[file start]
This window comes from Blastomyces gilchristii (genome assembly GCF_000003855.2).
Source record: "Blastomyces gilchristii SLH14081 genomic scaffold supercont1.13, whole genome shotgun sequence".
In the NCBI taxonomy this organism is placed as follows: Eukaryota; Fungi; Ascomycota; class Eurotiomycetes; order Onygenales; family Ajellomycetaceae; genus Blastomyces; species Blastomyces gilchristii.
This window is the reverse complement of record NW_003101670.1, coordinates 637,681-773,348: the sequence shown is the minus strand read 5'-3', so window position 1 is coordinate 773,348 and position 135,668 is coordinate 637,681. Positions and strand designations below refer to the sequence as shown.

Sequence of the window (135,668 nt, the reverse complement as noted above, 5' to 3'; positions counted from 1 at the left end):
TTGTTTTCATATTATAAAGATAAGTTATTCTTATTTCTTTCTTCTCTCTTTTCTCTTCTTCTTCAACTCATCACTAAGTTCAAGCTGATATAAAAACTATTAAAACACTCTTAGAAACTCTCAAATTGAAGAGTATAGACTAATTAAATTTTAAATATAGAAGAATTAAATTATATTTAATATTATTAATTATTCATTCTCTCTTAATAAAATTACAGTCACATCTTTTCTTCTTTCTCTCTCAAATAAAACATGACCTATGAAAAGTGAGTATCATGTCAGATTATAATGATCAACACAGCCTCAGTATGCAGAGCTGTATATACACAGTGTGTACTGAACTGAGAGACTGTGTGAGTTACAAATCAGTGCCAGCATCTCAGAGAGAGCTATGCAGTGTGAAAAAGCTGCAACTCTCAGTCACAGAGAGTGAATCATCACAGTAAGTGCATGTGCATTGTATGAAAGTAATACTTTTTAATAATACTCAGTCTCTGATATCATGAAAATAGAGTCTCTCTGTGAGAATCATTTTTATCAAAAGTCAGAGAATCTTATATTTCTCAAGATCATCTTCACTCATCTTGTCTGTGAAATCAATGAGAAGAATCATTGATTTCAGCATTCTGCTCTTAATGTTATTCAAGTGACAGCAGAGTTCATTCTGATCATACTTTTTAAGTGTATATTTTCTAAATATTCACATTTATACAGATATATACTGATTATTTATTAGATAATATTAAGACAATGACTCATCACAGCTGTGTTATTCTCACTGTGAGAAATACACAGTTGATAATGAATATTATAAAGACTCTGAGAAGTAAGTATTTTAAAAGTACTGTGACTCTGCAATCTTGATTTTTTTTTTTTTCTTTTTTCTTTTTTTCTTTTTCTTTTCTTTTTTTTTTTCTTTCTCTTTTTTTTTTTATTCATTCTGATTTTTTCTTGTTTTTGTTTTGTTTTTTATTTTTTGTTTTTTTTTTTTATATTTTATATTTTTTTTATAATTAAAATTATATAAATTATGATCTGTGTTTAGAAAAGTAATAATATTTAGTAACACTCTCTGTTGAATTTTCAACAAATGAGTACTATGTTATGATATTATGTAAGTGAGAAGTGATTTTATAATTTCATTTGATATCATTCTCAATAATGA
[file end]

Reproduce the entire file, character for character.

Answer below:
This window comes from Blastomyces gilchristii (genome assembly GCF_000003855.2).
Source record: "Blastomyces gilchristii SLH14081 genomic scaffold supercont1.13, whole genome shotgun sequence".
In the NCBI taxonomy this organism is placed as follows: Eukaryota; Fungi; Ascomycota; class Eurotiomycetes; order Onygenales; family Ajellomycetaceae; genus Blastomyces; species Blastomyces gilchristii.
This window is the reverse complement of record NW_003101670.1, coordinates 637,681-773,348: the sequence shown is the minus strand read 5'-3', so window position 1 is coordinate 773,348 and position 135,668 is coordinate 637,681. Positions and strand designations below refer to the sequence as shown.

Sequence of the window (135,668 nt, the reverse complement as noted above, 5' to 3'; positions counted from 1 at the left end):
TTGTTTTCATATTATAAAGATAAGTTATTCTTATTTCTTTCTTCTCTCTTTTCTCTTCTTCTTCAACTCATCACTAAGTTCAAGCTGATATAAAAACTATTAAAACACTCTTAGAAACTCTCAAATTGAAGAGTATAGACTAATTAAATTTTAAATATAGAAGAATTAAATTATATTTAATATTATTAATTATTCATTCTCTCTTAATAAAATTACAGTCACATCTTTTCTTCTTTCTCTCTCAAATAAAACATGACCTATGAAAAGTGAGTATCATGTCAGATTATAATGATCAACACAGCCTCAGTATGCAGAGCTGTATATACACAGTGTGTACTGAACTGAGAGACTGTGTGAGTTACAAATCAGTGCCAGCATCTCAGAGAGAGCTATGCAGTGTGAAAAAGCTGCAACTCTCAGTCACAGAGAGTGAATCATCACAGTAAGTGCATGTGCATTGTATGAAAGTAATACTTTTTAATAATACTCAGTCTCTGATATCATGAAAATAGAGTCTCTCTGTGAGAATCATTTTTATCAAAAGTCAGAGAATCTTATATTTCTCAAGATCATCTTCACTCATCTTGTCTGTGAAATCAATGAGAAGAATCATTGATTTCAGCATTCTGCTCTTAATGTTATTCAAGTGACAGCAGAGTTCATTCTGATCATACTTTTTAAGTGTATATTTTCTAAATATTCACATTTATACAGATATATACTGATTATTTATTAGATAATATTAAGACAATGACTCATCACAGCTGTGTTATTCTCACTGTGAGAAATACACAGTTGATAATGAATATTATAAAGACTCTGAGAAGTAAGTATTTTAAAAGTACTGTGACTCTGCAATCTTGATTTTTTTTTTTTTCTTTTTTCTTTTTTTCTTTTTCTTTTCTTTTTTTTTTTCTTTCTCTTTTTTTTTTTATTCATTCTGATTTTTTCTTGTTTTTGTTTTGTTTTTTATTTTTTGTTTTTTTTTTTTATATTTTATATTTTTTTTATAATTAAAATTATATAAATTATGATCTGTGTTTAGAAAAGTAATAATATTTAGTAACACTCTCTGTTGAATTTTCAACAAATGAGTACTATGTTATGATATTATGTAAGTGAGAAGTGATTTTATAATTTCATTTGATATCATTCTCAATAATGA